If you remember the 90’s, you perhaps weren’t there, but if you were, you may remember Six by Seven. A Nottingham Indie/Rock/Post Post band with a German flavour, Six by Seven seem to have nine lives. Over the last 20 years or so they have died and come back to life more times than Jesus. What with all the band members coming and going, it’s impossible to do the math(s).
They are famous for not being famous. They were dubbed as the next big thing, getting rave reviews from journalists from ‘NME’, ‘The Times’ and ‘Q Magazine’. The buzz around them grew and then sort of…..buzzed off.
They were a band who wanted their own way and were given it to a large extent by the record company, Beggars Banquet. This led to conflict between what the mainstream wanted and what they wanted, and invariably they made videos that could not be played on MTV. They brought out three albums; ‘The Things We Make’, 1998, ‘The Closer You Get’, 2000 and ‘The Way I Feel Today’, 2002 produced by John Leckie, (who also worked with The Stone Roses and Radiohead to name but a few), before being dropped from the label.
They did however create a very loyal fan-base and recently, BBC Radio Six Music were instrumental in starting a campaign to try to get their music to number 1 in the UK Charts. Off the back of that they were resurrected to play some sold-out gigs.
While teaching in a small language school in an obscure district of Tokyo, a Japanese receptionist asked me what music I would like to put on. Whilst searching through her stash of CDs, I was shocked and surprised to see a Six by Seven album. She happened to be in London at the time when there was a buzz around them and they were definitely on ‘the scene’.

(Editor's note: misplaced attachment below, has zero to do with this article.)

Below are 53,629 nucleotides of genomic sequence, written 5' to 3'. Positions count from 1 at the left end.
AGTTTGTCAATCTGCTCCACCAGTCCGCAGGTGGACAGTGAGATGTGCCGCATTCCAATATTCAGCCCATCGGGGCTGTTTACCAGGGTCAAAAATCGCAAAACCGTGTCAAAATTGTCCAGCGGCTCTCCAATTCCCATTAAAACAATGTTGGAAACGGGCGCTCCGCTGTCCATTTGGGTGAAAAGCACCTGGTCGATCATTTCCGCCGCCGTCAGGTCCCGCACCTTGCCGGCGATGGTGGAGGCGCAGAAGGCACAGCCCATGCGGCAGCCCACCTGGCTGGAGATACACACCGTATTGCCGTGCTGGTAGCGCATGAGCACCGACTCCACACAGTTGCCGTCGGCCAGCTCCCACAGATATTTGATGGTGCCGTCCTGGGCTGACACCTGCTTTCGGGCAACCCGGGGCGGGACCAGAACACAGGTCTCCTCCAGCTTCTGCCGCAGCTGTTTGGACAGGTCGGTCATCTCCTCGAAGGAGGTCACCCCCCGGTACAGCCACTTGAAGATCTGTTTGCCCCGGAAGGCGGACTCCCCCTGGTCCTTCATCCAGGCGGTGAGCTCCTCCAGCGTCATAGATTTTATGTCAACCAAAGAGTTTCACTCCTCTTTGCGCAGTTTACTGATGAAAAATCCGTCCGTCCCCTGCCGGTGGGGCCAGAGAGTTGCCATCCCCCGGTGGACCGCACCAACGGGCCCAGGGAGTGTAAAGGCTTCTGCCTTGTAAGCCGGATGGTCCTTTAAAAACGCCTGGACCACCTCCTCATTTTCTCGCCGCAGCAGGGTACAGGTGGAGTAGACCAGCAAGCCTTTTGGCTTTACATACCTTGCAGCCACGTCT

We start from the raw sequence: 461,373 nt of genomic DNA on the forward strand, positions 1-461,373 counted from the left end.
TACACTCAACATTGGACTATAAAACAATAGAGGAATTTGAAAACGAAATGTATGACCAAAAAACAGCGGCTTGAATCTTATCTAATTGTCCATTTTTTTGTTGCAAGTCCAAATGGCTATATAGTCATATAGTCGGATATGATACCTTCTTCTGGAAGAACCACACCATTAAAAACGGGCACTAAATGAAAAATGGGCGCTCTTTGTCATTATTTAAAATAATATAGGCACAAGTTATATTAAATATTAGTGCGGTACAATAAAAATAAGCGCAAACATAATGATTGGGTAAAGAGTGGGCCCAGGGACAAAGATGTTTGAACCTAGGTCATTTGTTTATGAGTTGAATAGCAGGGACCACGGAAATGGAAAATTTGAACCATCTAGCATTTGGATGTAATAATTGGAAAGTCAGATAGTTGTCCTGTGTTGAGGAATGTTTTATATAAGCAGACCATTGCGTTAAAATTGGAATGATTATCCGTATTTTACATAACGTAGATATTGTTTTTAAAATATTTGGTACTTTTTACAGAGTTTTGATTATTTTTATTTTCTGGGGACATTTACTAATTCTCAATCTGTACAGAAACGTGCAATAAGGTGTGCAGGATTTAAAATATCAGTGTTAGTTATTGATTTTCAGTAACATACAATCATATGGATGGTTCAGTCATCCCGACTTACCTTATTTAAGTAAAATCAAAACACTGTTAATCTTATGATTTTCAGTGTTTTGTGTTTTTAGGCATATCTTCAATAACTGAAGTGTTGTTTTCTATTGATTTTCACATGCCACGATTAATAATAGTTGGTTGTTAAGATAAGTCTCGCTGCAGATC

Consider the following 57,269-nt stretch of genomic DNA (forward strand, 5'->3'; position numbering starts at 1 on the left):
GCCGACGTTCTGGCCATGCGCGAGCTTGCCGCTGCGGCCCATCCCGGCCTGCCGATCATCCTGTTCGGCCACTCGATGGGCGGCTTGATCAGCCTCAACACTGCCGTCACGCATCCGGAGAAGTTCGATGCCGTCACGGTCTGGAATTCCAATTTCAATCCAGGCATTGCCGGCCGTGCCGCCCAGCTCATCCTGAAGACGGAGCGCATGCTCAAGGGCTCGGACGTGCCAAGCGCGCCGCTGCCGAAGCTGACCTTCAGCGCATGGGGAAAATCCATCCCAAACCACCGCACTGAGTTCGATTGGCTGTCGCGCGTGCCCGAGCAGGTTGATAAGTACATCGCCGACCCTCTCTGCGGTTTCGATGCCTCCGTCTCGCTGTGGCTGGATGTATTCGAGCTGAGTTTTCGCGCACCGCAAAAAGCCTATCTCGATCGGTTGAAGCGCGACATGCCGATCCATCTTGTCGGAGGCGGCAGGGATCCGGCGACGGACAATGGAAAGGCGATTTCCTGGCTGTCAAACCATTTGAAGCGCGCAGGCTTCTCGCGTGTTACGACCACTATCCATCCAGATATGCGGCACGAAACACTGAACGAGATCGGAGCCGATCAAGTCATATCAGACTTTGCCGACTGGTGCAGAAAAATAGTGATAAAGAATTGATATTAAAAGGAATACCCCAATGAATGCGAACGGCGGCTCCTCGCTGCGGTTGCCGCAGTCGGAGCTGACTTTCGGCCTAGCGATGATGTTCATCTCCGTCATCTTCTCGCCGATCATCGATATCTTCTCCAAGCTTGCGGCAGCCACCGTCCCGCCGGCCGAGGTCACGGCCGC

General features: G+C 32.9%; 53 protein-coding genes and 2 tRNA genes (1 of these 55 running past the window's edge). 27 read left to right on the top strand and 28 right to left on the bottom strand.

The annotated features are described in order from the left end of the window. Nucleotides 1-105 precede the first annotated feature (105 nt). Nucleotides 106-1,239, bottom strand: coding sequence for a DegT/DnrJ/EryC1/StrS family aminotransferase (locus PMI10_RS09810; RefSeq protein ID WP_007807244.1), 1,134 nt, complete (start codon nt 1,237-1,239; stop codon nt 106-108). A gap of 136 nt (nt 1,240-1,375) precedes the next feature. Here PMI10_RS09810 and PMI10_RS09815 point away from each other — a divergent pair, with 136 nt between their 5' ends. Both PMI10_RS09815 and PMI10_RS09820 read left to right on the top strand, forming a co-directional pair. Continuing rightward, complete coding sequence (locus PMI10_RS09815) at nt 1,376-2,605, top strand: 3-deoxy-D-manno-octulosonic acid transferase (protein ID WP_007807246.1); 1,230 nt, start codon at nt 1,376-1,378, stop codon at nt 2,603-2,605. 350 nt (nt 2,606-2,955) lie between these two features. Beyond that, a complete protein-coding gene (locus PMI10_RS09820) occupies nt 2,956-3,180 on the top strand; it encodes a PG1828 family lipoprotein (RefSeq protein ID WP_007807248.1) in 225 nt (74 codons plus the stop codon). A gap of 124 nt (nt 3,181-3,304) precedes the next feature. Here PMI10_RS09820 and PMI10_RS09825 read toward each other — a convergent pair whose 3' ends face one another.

The documentary by Alex Mannion-Jones ‘The Dream is Sweeter than the Taste’ describes what happened around that time as well as providing some great shots of Nottingham. In the documentary, they describe how the band were giving an ‘angry’ and ‘everything is shit’ vibe that nobody else was doing at that time. That would make sense as everybody else was popping happy pills and hugging it out in fields as dance music took off (see Jojo Mayer and Nerve post).
‘Not fitting in’ is a theme that would certainly fit lead singer and founder Chris Olley’s early life as a ‘military brat’ being moved around a lot as a child. This seemed to have stayed with him and the band, and they were certainly louder than most. Chris Davis, the drummer, blames their failure to sell records on the fact that they got rave reviews from the press. He surmised that bands like Stereophonics and Led Zeppelin always got terrible reviews and this affected their record sales. So here is a shit review from a gig I never saw:
Six by Seven is the age the band wish they still were. Or it could amount to the number of pints they had before coming on stage. One reviewer noted that lead singer Chris Olley took himself too seriously. He seemed to have gone so far down the serious route that he started to look silly. He was a lanky, frowning monk-like figure hunched over his guitar. Between them, they produced a cacophony of noise that sounded like a fox trying to mate a badger, or judging by the volume, a number of foxes trying to mate a set of badgers. As I had my hands over my ears, I could not cover my eyes to protect them from the spectacle of them loping in an ungainly manner across the stage. By the end of the gig, I wished that my ears had been filled with manure as this would have been much better than the state of them after listening to the endless set of mindless dirge.
There. Now perhaps the band can finally get the recognition that they deserve.